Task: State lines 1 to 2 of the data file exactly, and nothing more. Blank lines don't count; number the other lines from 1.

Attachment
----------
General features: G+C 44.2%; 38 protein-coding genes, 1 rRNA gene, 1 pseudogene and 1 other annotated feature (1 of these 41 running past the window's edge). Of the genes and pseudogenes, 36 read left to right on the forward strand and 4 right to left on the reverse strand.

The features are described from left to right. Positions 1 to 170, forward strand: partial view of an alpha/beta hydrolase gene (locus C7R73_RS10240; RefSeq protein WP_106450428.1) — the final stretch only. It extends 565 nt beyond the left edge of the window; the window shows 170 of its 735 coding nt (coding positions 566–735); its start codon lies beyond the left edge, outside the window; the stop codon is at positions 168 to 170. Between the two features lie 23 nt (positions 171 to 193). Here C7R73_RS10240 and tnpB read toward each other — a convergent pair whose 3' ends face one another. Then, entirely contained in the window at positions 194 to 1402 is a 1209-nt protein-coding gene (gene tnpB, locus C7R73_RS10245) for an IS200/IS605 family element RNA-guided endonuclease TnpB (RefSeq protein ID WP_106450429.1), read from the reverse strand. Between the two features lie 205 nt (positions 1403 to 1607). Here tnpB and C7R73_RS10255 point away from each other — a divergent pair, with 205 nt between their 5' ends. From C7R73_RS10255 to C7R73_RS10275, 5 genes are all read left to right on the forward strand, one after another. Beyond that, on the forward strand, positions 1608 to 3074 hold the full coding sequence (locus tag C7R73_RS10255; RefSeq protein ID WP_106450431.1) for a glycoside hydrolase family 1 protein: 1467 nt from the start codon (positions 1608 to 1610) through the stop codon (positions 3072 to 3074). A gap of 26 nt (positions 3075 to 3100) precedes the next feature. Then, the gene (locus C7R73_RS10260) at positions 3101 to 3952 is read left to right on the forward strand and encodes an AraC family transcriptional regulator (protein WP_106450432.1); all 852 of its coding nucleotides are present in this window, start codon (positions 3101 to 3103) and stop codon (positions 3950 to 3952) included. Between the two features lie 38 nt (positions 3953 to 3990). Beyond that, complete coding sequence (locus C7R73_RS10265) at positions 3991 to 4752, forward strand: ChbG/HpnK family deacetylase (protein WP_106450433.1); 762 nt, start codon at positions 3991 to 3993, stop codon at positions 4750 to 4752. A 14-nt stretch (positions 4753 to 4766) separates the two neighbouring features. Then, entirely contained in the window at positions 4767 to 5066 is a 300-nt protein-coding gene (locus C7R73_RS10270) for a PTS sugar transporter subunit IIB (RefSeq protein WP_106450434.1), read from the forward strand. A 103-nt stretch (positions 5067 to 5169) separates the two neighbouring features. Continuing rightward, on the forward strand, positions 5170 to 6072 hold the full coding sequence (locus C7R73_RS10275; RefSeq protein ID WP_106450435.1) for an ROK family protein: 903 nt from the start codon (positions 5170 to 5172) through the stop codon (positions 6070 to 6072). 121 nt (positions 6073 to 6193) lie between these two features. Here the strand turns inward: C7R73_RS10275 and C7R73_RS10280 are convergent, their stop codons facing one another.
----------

General features: G+C 44.2%; 38 protein-coding genes, 1 rRNA gene, 1 pseudogene and 1 other annotated feature (1 of these 41 running past the window's edge). Of the genes and pseudogenes, 36 read left to right on the forward strand and 4 right to left on the reverse strand.

The features are described from left to right. Positions 1 to 170, forward strand: partial view of an alpha/beta hydrolase gene (locus C7R73_RS10240; RefSeq protein WP_106450428.1) — the final stretch only. It extends 565 nt beyond the left edge of the window; the window shows 170 of its 735 coding nt (coding positions 566–735); its start codon lies beyond the left edge, outside the window; the stop codon is at positions 168 to 170. Between the two features lie 23 nt (positions 171 to 193). Here C7R73_RS10240 and tnpB read toward each other — a convergent pair whose 3' ends face one another. Then, entirely contained in the window at positions 194 to 1402 is a 1209-nt protein-coding gene (gene tnpB, locus C7R73_RS10245) for an IS200/IS605 family element RNA-guided endonuclease TnpB (RefSeq protein ID WP_106450429.1), read from the reverse strand. Between the two features lie 205 nt (positions 1403 to 1607). Here tnpB and C7R73_RS10255 point away from each other — a divergent pair, with 205 nt between their 5' ends. From C7R73_RS10255 to C7R73_RS10275, 5 genes are all read left to right on the forward strand, one after another. Beyond that, on the forward strand, positions 1608 to 3074 hold the full coding sequence (locus tag C7R73_RS10255; RefSeq protein ID WP_106450431.1) for a glycoside hydrolase family 1 protein: 1467 nt from the start codon (positions 1608 to 1610) through the stop codon (positions 3072 to 3074). A gap of 26 nt (positions 3075 to 3100) precedes the next feature. Then, the gene (locus C7R73_RS10260) at positions 3101 to 3952 is read left to right on the forward strand and encodes an AraC family transcriptional regulator (protein WP_106450432.1); all 852 of its coding nucleotides are present in this window, start codon (positions 3101 to 3103) and stop codon (positions 3950 to 3952) included. Between the two features lie 38 nt (positions 3953 to 3990). Beyond that, complete coding sequence (locus C7R73_RS10265) at positions 3991 to 4752, forward strand: ChbG/HpnK family deacetylase (protein WP_106450433.1); 762 nt, start codon at positions 3991 to 3993, stop codon at positions 4750 to 4752. A 14-nt stretch (positions 4753 to 4766) separates the two neighbouring features. Then, entirely contained in the window at positions 4767 to 5066 is a 300-nt protein-coding gene (locus C7R73_RS10270) for a PTS sugar transporter subunit IIB (RefSeq protein WP_106450434.1), read from the forward strand. A 103-nt stretch (positions 5067 to 5169) separates the two neighbouring features. Continuing rightward, on the forward strand, positions 5170 to 6072 hold the full coding sequence (locus C7R73_RS10275; RefSeq protein ID WP_106450435.1) for an ROK family protein: 903 nt from the start codon (positions 5170 to 5172) through the stop codon (positions 6070 to 6072). 121 nt (positions 6073 to 6193) lie between these two features. Here the strand turns inward: C7R73_RS10275 and C7R73_RS10280 are convergent, their stop codons facing one another.